As our towns and housing developments encroach on the private domain of wildlife, there are more and more sightings of foxes on manicured suburban lawns. In Japanese mythology, they are supernatural beings. In Finnish folklore, the fox is a cunning trickster.
It all started with Tilda Swinton’s video of four her adorable dogs, frolicking at the beach to the beat of a Baroque opera. We got the idea to explore the way animals have come to our aid during the coronavirus, lifting our spirits, and helping us to reclaim some lost aspect of our lives.
In the 1988 environmental classic, Dream of the Earth, Thomas Berry warned that Western civilization was on the verge of collapse. To protect our planetary home, he said, we would have to reinvent the human, reorganizing all of our professions so they support the web of life.
When introvert Jean-Paul Sartre said, “Hell is other people,” he was probably in a mood, but in the age of the coronavirus, we can’t help feeling cautious about everyone we meet. We introverts could not have imagined this – the whole world introverting, seriously and for real, and for the common good.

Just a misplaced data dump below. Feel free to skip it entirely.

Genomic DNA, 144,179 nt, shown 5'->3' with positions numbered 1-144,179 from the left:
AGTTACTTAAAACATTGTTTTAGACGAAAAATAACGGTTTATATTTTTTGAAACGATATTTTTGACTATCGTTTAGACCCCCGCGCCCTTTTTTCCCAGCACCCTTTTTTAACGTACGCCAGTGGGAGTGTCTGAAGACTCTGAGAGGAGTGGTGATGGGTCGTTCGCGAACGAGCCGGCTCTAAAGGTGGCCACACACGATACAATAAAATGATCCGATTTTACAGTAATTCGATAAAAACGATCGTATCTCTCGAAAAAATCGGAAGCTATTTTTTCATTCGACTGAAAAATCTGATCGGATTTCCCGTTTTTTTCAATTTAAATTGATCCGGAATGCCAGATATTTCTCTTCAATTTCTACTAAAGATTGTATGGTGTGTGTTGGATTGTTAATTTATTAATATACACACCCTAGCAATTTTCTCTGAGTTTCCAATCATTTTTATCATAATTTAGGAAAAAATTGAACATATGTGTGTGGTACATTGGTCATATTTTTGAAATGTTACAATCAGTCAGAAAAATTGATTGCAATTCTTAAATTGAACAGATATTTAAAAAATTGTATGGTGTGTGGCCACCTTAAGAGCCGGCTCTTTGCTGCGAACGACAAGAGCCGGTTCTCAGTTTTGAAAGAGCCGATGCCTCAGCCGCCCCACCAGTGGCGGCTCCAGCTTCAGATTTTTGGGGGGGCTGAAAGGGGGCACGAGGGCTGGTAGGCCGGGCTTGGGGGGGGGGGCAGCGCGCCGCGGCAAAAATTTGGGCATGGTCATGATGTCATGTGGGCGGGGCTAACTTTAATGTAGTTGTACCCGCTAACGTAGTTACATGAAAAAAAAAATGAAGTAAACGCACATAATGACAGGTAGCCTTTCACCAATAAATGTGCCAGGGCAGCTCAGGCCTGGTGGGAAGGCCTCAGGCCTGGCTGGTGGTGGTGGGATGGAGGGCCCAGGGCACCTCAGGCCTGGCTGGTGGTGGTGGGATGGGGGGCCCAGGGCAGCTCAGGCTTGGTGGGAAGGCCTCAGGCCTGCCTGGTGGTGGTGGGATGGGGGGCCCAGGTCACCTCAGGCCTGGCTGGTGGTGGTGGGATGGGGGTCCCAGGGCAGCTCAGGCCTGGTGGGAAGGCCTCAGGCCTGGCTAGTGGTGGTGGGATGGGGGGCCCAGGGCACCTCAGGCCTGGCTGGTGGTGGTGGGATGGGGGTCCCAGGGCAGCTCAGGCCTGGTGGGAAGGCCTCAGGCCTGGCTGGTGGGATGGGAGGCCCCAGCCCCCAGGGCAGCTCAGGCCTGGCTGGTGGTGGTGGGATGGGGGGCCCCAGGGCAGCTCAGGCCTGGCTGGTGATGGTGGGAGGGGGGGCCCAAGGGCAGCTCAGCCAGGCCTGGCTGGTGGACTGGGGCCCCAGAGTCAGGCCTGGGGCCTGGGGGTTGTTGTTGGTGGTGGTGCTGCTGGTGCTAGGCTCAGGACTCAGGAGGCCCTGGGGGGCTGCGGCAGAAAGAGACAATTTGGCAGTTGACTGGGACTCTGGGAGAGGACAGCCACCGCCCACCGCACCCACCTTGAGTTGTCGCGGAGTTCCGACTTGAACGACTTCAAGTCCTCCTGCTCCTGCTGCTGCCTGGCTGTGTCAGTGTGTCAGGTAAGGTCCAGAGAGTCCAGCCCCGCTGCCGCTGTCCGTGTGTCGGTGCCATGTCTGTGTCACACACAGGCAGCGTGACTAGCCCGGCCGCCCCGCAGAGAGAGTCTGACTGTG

In his autobiography, Memories, Dreams and Reflections, the Swiss psychiatrist C.G. Jung records a remarkable dream. He has entered a house with many rooms and many levels, each one corresponding to a different layer of human history. This concept of a collective past would later become the basis for the discipline of Evolutionary Psychology.